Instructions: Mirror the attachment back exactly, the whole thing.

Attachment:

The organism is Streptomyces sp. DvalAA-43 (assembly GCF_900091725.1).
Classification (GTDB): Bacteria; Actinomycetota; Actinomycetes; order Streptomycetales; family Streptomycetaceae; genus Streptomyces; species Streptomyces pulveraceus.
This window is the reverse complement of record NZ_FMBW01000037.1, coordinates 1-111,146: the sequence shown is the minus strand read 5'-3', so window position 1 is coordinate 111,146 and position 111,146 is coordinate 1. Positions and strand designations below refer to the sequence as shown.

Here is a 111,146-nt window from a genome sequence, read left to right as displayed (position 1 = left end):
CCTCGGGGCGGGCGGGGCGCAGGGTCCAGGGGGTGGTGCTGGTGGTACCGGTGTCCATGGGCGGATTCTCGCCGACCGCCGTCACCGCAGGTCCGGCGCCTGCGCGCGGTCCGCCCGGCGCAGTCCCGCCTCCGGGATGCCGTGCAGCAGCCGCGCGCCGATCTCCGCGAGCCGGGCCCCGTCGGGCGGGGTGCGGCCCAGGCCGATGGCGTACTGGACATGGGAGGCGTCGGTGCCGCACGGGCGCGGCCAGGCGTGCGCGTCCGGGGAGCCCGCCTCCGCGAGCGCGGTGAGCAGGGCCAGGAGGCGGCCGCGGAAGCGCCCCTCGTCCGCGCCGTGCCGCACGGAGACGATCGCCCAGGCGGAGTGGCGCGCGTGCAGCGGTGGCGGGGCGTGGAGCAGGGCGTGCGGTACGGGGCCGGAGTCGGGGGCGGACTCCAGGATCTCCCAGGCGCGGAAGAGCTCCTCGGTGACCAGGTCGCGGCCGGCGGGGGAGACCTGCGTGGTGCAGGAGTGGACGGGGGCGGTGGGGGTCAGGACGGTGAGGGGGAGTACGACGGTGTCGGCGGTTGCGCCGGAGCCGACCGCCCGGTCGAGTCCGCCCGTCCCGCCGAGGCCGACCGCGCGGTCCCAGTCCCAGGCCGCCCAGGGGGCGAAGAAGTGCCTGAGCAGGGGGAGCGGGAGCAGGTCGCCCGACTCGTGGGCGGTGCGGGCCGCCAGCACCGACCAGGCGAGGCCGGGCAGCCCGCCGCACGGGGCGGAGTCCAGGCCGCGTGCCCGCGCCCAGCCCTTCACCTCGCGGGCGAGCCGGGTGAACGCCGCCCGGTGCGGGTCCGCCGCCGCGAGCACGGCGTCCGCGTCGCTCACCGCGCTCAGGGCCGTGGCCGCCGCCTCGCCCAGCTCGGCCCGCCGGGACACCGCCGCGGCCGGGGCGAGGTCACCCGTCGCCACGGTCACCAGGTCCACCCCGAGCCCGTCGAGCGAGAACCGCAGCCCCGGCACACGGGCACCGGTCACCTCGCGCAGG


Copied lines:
The organism is Streptomyces sp. DvalAA-43 (assembly GCF_900091725.1).
Classification (GTDB): Bacteria; Actinomycetota; Actinomycetes; order Streptomycetales; family Streptomycetaceae; genus Streptomyces; species Streptomyces pulveraceus.
This window is the reverse complement of record NZ_FMBW01000037.1, coordinates 1-111,146: the sequence shown is the minus strand read 5'-3', so window position 1 is coordinate 111,146 and position 111,146 is coordinate 1. Positions and strand designations below refer to the sequence as shown.

Here is a 111,146-nt window from a genome sequence, read left to right as displayed (position 1 = left end):
CCTCGGGGCGGGCGGGGCGCAGGGTCCAGGGGGTGGTGCTGGTGGTACCGGTGTCCATGGGCGGATTCTCGCCGACCGCCGTCACCGCAGGTCCGGCGCCTGCGCGCGGTCCGCCCGGCGCAGTCCCGCCTCCGGGATGCCGTGCAGCAGCCGCGCGCCGATCTCCGCGAGCCGGGCCCCGTCGGGCGGGGTGCGGCCCAGGCCGATGGCGTACTGGACATGGGAGGCGTCGGTGCCGCACGGGCGCGGCCAGGCGTGCGCGTCCGGGGAGCCCGCCTCCGCGAGCGCGGTGAGCAGGGCCAGGAGGCGGCCGCGGAAGCGCCCCTCGTCCGCGCCGTGCCGCACGGAGACGATCGCCCAGGCGGAGTGGCGCGCGTGCAGCGGTGGCGGGGCGTGGAGCAGGGCGTGCGGTACGGGGCCGGAGTCGGGGGCGGACTCCAGGATCTCCCAGGCGCGGAAGAGCTCCTCGGTGACCAGGTCGCGGCCGGCGGGGGAGACCTGCGTGGTGCAGGAGTGGACGGGGGCGGTGGGGGTCAGGACGGTGAGGGGGAGTACGACGGTGTCGGCGGTTGCGCCGGAGCCGACCGCCCGGTCGAGTCCGCCCGTCCCGCCGAGGCCGACCGCGCGGTCCCAGTCCCAGGCCGCCCAGGGGGCGAAGAAGTGCCTGAGCAGGGGGAGCGGGAGCAGGTCGCCCGACTCGTGGGCGGTGCGGGCCGCCAGCACCGACCAGGCGAGGCCGGGCAGCCCGCCGCACGGGGCGGAGTCCAGGCCGCGTGCCCGCGCCCAGCCCTTCACCTCGCGGGCGAGCCGGGTGAACGCCGCCCGGTGCGGGTCCGCCGCCGCGAGCACGGCGTCCGCGTCGCTCACCGCGCTCAGGGCCGTGGCCGCCGCCTCGCCCAGCTCGGCCCGCCGGGACACCGCCGCGGCCGGGGCGAGGTCACCCGTCGCCACGGTCACCAGGTCCACCCCGAGCCCGTCGAGCGAGAACCGCAGCCCCGGCACACGGGCACCGGTCACCTCGCGCAGG